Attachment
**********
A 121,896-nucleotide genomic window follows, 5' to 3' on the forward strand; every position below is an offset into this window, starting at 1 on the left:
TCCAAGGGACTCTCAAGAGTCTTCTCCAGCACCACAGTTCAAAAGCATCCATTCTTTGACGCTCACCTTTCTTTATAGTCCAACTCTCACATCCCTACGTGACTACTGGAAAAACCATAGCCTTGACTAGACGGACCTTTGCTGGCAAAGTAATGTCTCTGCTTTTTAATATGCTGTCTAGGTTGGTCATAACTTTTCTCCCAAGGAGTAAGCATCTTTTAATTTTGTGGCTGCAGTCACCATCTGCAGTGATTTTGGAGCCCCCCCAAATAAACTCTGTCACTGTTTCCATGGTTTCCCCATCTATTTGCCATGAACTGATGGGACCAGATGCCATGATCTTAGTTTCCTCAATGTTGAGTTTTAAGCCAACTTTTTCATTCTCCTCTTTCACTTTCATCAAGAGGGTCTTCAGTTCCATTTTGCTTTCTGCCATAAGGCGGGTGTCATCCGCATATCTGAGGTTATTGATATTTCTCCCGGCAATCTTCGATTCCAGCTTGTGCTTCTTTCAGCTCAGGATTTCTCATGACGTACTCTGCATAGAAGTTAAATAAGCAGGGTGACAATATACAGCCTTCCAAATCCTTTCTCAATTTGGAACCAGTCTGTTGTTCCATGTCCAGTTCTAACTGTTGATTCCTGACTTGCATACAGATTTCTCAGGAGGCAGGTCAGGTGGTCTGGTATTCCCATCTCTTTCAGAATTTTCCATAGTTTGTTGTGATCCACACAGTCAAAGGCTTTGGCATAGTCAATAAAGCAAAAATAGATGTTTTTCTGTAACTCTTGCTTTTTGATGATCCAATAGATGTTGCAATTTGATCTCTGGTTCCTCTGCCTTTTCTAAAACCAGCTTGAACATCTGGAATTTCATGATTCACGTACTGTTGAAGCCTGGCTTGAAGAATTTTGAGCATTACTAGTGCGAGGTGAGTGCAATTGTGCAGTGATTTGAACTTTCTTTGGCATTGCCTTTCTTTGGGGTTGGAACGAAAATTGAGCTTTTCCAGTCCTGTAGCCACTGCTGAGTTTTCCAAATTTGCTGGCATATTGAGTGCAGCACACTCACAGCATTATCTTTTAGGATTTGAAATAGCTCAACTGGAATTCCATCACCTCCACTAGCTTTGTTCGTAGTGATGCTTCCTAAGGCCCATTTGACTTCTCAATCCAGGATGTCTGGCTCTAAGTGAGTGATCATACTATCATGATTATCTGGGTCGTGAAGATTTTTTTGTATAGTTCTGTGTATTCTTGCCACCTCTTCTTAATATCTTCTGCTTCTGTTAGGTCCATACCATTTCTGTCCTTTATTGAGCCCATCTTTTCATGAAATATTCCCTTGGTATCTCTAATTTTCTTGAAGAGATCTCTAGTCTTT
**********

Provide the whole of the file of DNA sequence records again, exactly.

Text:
A 121,896-nucleotide genomic window follows, 5' to 3' on the forward strand; every position below is an offset into this window, starting at 1 on the left:
TCCAAGGGACTCTCAAGAGTCTTCTCCAGCACCACAGTTCAAAAGCATCCATTCTTTGACGCTCACCTTTCTTTATAGTCCAACTCTCACATCCCTACGTGACTACTGGAAAAACCATAGCCTTGACTAGACGGACCTTTGCTGGCAAAGTAATGTCTCTGCTTTTTAATATGCTGTCTAGGTTGGTCATAACTTTTCTCCCAAGGAGTAAGCATCTTTTAATTTTGTGGCTGCAGTCACCATCTGCAGTGATTTTGGAGCCCCCCCAAATAAACTCTGTCACTGTTTCCATGGTTTCCCCATCTATTTGCCATGAACTGATGGGACCAGATGCCATGATCTTAGTTTCCTCAATGTTGAGTTTTAAGCCAACTTTTTCATTCTCCTCTTTCACTTTCATCAAGAGGGTCTTCAGTTCCATTTTGCTTTCTGCCATAAGGCGGGTGTCATCCGCATATCTGAGGTTATTGATATTTCTCCCGGCAATCTTCGATTCCAGCTTGTGCTTCTTTCAGCTCAGGATTTCTCATGACGTACTCTGCATAGAAGTTAAATAAGCAGGGTGACAATATACAGCCTTCCAAATCCTTTCTCAATTTGGAACCAGTCTGTTGTTCCATGTCCAGTTCTAACTGTTGATTCCTGACTTGCATACAGATTTCTCAGGAGGCAGGTCAGGTGGTCTGGTATTCCCATCTCTTTCAGAATTTTCCATAGTTTGTTGTGATCCACACAGTCAAAGGCTTTGGCATAGTCAATAAAGCAAAAATAGATGTTTTTCTGTAACTCTTGCTTTTTGATGATCCAATAGATGTTGCAATTTGATCTCTGGTTCCTCTGCCTTTTCTAAAACCAGCTTGAACATCTGGAATTTCATGATTCACGTACTGTTGAAGCCTGGCTTGAAGAATTTTGAGCATTACTAGTGCGAGGTGAGTGCAATTGTGCAGTGATTTGAACTTTCTTTGGCATTGCCTTTCTTTGGGGTTGGAACGAAAATTGAGCTTTTCCAGTCCTGTAGCCACTGCTGAGTTTTCCAAATTTGCTGGCATATTGAGTGCAGCACACTCACAGCATTATCTTTTAGGATTTGAAATAGCTCAACTGGAATTCCATCACCTCCACTAGCTTTGTTCGTAGTGATGCTTCCTAAGGCCCATTTGACTTCTCAATCCAGGATGTCTGGCTCTAAGTGAGTGATCATACTATCATGATTATCTGGGTCGTGAAGATTTTTTTGTATAGTTCTGTGTATTCTTGCCACCTCTTCTTAATATCTTCTGCTTCTGTTAGGTCCATACCATTTCTGTCCTTTATTGAGCCCATCTTTTCATGAAATATTCCCTTGGTATCTCTAATTTTCTTGAAGAGATCTCTAGTCTTT